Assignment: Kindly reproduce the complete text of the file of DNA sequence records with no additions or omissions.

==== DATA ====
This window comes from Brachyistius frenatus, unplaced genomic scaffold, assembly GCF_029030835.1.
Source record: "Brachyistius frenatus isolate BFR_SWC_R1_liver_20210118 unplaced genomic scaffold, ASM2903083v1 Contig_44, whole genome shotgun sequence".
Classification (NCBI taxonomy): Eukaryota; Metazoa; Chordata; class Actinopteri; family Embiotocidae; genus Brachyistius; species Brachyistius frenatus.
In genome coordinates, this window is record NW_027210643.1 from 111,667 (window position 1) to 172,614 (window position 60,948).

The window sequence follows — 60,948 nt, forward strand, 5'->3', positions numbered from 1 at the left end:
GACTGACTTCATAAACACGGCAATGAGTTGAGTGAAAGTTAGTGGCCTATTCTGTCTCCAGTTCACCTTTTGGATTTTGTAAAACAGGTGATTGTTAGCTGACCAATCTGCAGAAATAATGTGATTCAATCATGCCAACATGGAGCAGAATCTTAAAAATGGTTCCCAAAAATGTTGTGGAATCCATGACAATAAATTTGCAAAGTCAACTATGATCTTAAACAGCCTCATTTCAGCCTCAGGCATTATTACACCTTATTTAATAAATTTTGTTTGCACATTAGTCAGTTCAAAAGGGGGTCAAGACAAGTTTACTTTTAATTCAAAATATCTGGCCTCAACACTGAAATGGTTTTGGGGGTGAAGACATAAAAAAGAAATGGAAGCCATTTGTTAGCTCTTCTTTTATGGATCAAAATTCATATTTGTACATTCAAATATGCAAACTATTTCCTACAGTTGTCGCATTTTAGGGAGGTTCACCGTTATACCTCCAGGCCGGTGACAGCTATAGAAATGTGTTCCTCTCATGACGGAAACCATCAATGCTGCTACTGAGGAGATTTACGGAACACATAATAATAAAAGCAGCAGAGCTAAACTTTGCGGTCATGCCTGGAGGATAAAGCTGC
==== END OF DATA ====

This window comes from Brachyistius frenatus, unplaced genomic scaffold, assembly GCF_029030835.1.
Source record: "Brachyistius frenatus isolate BFR_SWC_R1_liver_20210118 unplaced genomic scaffold, ASM2903083v1 Contig_44, whole genome shotgun sequence".
Classification (NCBI taxonomy): Eukaryota; Metazoa; Chordata; class Actinopteri; family Embiotocidae; genus Brachyistius; species Brachyistius frenatus.
In genome coordinates, this window is record NW_027210643.1 from 111,667 (window position 1) to 172,614 (window position 60,948).

The window sequence follows — 60,948 nt, forward strand, 5'->3', positions numbered from 1 at the left end:
GACTGACTTCATAAACACGGCAATGAGTTGAGTGAAAGTTAGTGGCCTATTCTGTCTCCAGTTCACCTTTTGGATTTTGTAAAACAGGTGATTGTTAGCTGACCAATCTGCAGAAATAATGTGATTCAATCATGCCAACATGGAGCAGAATCTTAAAAATGGTTCCCAAAAATGTTGTGGAATCCATGACAATAAATTTGCAAAGTCAACTATGATCTTAAACAGCCTCATTTCAGCCTCAGGCATTATTACACCTTATTTAATAAATTTTGTTTGCACATTAGTCAGTTCAAAAGGGGGTCAAGACAAGTTTACTTTTAATTCAAAATATCTGGCCTCAACACTGAAATGGTTTTGGGGGTGAAGACATAAAAAAGAAATGGAAGCCATTTGTTAGCTCTTCTTTTATGGATCAAAATTCATATTTGTACATTCAAATATGCAAACTATTTCCTACAGTTGTCGCATTTTAGGGAGGTTCACCGTTATACCTCCAGGCCGGTGACAGCTATAGAAATGTGTTCCTCTCATGACGGAAACCATCAATGCTGCTACTGAGGAGATTTACGGAACACATAATAATAAAAGCAGCAGAGCTAAACTTTGCGGTCATGCCTGGAGGATAAAGCTGC